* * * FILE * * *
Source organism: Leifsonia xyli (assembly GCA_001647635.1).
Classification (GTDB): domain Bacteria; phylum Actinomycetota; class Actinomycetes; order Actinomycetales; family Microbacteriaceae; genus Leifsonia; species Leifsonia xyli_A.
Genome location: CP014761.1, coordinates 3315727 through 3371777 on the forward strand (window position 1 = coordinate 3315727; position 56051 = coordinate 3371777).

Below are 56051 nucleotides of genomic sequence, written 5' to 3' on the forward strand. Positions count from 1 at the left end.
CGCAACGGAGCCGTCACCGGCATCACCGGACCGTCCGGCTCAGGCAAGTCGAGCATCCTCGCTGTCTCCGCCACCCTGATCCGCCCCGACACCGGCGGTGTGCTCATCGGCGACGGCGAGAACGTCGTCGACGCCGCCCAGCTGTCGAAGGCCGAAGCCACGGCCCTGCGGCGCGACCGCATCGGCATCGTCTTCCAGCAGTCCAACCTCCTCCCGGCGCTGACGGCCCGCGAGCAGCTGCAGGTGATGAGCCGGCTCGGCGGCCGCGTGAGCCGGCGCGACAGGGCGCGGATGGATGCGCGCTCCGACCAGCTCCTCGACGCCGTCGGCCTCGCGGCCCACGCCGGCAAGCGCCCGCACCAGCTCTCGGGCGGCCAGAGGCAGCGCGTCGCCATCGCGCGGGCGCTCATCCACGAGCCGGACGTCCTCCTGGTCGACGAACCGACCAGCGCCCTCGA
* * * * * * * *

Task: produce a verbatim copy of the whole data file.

Source organism: Leifsonia xyli (assembly GCA_001647635.1).
Classification (GTDB): domain Bacteria; phylum Actinomycetota; class Actinomycetes; order Actinomycetales; family Microbacteriaceae; genus Leifsonia; species Leifsonia xyli_A.
Genome location: CP014761.1, coordinates 3315727 through 3371777 on the forward strand (window position 1 = coordinate 3315727; position 56051 = coordinate 3371777).

Below are 56051 nucleotides of genomic sequence, written 5' to 3' on the forward strand. Positions count from 1 at the left end.
CGCAACGGAGCCGTCACCGGCATCACCGGACCGTCCGGCTCAGGCAAGTCGAGCATCCTCGCTGTCTCCGCCACCCTGATCCGCCCCGACACCGGCGGTGTGCTCATCGGCGACGGCGAGAACGTCGTCGACGCCGCCCAGCTGTCGAAGGCCGAAGCCACGGCCCTGCGGCGCGACCGCATCGGCATCGTCTTCCAGCAGTCCAACCTCCTCCCGGCGCTGACGGCCCGCGAGCAGCTGCAGGTGATGAGCCGGCTCGGCGGCCGCGTGAGCCGGCGCGACAGGGCGCGGATGGATGCGCGCTCCGACCAGCTCCTCGACGCCGTCGGCCTCGCGGCCCACGCCGGCAAGCGCCCGCACCAGCTCTCGGGCGGCCAGAGGCAGCGCGTCGCCATCGCGCGGGCGCTCATCCACGAGCCGGACGTCCTCCTGGTCGACGAACCGACCAGCGCCCTCGA